Just wrong

The New York Youth Symphony is concerned about exposing its members to music that was sung by Nazis:

Jonas Tarm had won the kind of opportunity most young composers can only dream of: the New York Youth Symphony had commissioned a piece from him and planned to play it this Sunday at Carnegie Hall. But the youth symphony pulled his piece this week after learning that it includes a musical quotation from the “Horst Wessel” song, the Nazi anthem.

Mr. Tarm, a 21-year-old junior at the New England Conservatory of Music, said that his nine-minute piece, which is about conflict, totalitarianism and nationalism, also incorporated the anthem of the Ukrainian Soviet Socialist Republic, with each one quoted for about 45 seconds. In a telephone interview he said that he was stunned by the symphony’s decision to pull the piece, which he described as an act of censorship.

“I was devastated,” Mr. Tarm said. “It’s one thing to have a concert canceled because of weather, or financial issues; that’s kind of like death by natural causes. But canceling because of something that it’s saying — it feels almost like murder to me.”

Shauna Quill, the executive director of the youth symphony, said that the organization had been unaware that the piece quoted from the “Horst Wessel” song until after the youth symphony orchestra performed its premiere last month at the United Palace Theater, and a member of the audience wrote a letter of complaint that was signed “a Nazi survivor.”

She said in an interview that the organization pulled the piece after deciding that it was inappropriate for a youth orchestra, whose members are between 12 and 22…

Ms. Quill said that Mr. Tarm had declined to discuss what his piece was about, even when she called to speak with him after receiving the letter of complaint. “Without this information and given the lack of transparency, we could not continue to feature his work on the program,” she said in the email she sent to students and parents.

Mr. Tarm said Ms. Quill had told him that the piece would not be played because it was offensive.

Does she think that playing music associated with the Nazi regime is going to turn her students into Nazis? Why is it “inappropriate” for a youth orchestra but presumably not for us older musicians? And do composers now have to explain to administrators what their music is “about”?

I guess we should hope that she never finds out that tune to the Deutschlandlied – which was sung throughout the Third Reich, along with the “Horst Wessel” song, as the national anthem – was composed by Haydn. She’d have to find out what Haydn thought it was “about” before allowing anyone in her orchestra to play it.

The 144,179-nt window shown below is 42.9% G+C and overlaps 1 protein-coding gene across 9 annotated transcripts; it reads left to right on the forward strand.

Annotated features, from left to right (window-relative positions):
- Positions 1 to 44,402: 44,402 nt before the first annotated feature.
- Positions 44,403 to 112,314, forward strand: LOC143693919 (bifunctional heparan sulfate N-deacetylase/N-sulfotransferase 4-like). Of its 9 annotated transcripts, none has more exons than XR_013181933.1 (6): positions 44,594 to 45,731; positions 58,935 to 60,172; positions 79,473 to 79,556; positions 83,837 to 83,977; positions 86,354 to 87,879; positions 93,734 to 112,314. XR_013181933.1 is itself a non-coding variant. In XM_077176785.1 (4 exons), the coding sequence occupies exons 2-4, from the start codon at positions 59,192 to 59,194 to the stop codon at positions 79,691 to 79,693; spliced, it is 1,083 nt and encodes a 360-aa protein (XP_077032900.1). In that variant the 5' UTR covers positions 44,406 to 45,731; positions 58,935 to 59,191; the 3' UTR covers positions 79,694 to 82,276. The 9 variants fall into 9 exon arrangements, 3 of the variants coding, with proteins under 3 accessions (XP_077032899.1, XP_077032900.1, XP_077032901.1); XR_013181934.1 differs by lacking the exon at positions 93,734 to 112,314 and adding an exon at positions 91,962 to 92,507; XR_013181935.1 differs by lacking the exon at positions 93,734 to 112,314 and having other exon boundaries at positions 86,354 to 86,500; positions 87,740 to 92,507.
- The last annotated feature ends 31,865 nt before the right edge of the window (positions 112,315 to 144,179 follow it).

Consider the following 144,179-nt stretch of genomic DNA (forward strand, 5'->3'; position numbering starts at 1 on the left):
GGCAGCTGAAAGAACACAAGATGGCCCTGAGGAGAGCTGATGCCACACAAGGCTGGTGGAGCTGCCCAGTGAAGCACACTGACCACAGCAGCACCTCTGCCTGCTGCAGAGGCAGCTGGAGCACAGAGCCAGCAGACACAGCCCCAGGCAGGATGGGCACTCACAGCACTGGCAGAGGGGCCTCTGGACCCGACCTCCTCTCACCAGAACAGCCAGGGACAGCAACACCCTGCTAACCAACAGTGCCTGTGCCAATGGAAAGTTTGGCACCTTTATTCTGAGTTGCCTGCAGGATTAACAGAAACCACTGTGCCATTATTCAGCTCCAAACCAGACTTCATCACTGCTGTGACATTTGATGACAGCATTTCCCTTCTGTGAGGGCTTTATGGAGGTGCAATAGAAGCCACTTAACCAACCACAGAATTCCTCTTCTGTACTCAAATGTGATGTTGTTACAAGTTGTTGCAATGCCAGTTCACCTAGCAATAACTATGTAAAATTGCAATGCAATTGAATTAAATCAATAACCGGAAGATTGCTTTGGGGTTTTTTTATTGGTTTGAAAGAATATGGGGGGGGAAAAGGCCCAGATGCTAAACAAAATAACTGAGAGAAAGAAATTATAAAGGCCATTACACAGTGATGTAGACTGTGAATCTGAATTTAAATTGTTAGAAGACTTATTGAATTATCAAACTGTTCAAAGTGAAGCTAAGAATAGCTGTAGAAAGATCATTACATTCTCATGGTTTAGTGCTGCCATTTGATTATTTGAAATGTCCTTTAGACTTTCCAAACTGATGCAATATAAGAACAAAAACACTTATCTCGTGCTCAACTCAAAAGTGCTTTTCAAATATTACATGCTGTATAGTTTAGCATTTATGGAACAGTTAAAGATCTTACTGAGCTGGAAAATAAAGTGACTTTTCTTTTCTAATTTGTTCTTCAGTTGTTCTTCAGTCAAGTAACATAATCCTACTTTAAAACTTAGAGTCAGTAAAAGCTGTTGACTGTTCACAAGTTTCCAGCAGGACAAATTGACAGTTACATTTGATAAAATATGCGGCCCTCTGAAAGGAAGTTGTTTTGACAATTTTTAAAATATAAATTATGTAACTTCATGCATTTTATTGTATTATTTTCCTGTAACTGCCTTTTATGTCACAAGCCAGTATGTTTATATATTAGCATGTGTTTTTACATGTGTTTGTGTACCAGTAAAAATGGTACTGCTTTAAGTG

I wonder if the New York Youth Symphony has ever performed Carmina Burana?


About the author

Robert Levine
Robert Levine

Robert Levine has been the Principal Violist of the Milwaukee Symphony since September 1987. Before coming to Milwaukee Mr. Levine had been a member of the Orford String Quartet, Quartet-in-Residence at the University of Toronto, with whom he toured extensively throughout Canada, the United States, and South America. Prior to joining the Orford Quartet, Mr. Levine had served as Principal Violist of The Saint Paul Chamber Orchestra for six years. He has also performed with the San Francisco Symphony, the London Symphony of Canada, and the Oklahoma City Symphony, as well as serving as guest principal with the orchestras of Indianapolis and Hong Kong.

He has performed as soloist with the Milwaukee Symphony Orchestra, The Saint Paul Chamber Orchestra, the Oklahoma City Symphony, the London Symphony of Canada, the Midsummer Mozart Festival (San Francisco), and numerous community orchestras in Northern California and Minnesota. He has also been featured on American Public Radio's nationally broadcast show "St. Paul Sunday Morning" on several occasions.

Mr. Levine has been an active chamber musician, having performed at the Festival Rolandseck in Germany, the Grand Teton Music Festival, the Palm Beach Festival, the "Strings in the Mountains" Festival in Colorado, and numerous concerts in the Twin Cities and Milwaukee. He has also been active in the field of new music, having commissioned and premiered works for viola and orchestra from Minnesota composers Janika Vandervelde and Libby Larsen.

Mr. Levine was chairman of the International Conference of Symphony and Opera Musicians from 1996 to 2002 and currently serves as President of the Milwaukee Musicians Association, Local 8 of the American Federation of Musicians, and as a member of the Board of Directors of the League of American Orchestras. He has written extensively about issues concerning orchestra musicians for publications of ICSOM, the AFM, the Symphony Orchestra Institute, and the League of American Orchestras.

Mr. Levine attended Stanford University and the Institute for Advanced Musical Studies in Switzerland. His primary teachers were Aaron Sten and Pamela Goldsmith. He also studied with Paul Doctor, Walter Trampler, Bruno Giuranna, and David Abel.

He lives with his wife Emily and his son Sam in Glendale.

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  • Robert,

    You have provided a very valuable and thought provoking post, though it only contains a few sentences of your own writing. Time spent standing in front of a mirror is good for Executive Directors and all of us

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